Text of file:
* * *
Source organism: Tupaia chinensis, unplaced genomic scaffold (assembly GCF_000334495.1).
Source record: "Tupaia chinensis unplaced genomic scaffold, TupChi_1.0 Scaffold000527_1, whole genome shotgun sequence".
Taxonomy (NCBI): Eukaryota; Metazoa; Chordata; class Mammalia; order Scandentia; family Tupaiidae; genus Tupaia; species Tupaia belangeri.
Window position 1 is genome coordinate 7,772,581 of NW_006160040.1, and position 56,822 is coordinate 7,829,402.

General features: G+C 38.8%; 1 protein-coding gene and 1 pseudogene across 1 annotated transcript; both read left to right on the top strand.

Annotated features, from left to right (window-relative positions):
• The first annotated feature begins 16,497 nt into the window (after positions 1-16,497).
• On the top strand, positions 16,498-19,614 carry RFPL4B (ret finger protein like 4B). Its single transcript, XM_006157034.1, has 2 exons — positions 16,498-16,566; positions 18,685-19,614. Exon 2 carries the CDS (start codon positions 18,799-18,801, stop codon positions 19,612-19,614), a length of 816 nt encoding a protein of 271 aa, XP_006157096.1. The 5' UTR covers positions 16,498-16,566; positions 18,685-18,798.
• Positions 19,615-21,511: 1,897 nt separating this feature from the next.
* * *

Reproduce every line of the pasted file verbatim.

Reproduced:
Source organism: Tupaia chinensis, unplaced genomic scaffold (assembly GCF_000334495.1).
Source record: "Tupaia chinensis unplaced genomic scaffold, TupChi_1.0 Scaffold000527_1, whole genome shotgun sequence".
Taxonomy (NCBI): Eukaryota; Metazoa; Chordata; class Mammalia; order Scandentia; family Tupaiidae; genus Tupaia; species Tupaia belangeri.
Window position 1 is genome coordinate 7,772,581 of NW_006160040.1, and position 56,822 is coordinate 7,829,402.

General features: G+C 38.8%; 1 protein-coding gene and 1 pseudogene across 1 annotated transcript; both read left to right on the top strand.

Annotated features, from left to right (window-relative positions):
• The first annotated feature begins 16,497 nt into the window (after positions 1-16,497).
• On the top strand, positions 16,498-19,614 carry RFPL4B (ret finger protein like 4B). Its single transcript, XM_006157034.1, has 2 exons — positions 16,498-16,566; positions 18,685-19,614. Exon 2 carries the CDS (start codon positions 18,799-18,801, stop codon positions 19,612-19,614), a length of 816 nt encoding a protein of 271 aa, XP_006157096.1. The 5' UTR covers positions 16,498-16,566; positions 18,685-18,798.
• Positions 19,615-21,511: 1,897 nt separating this feature from the next.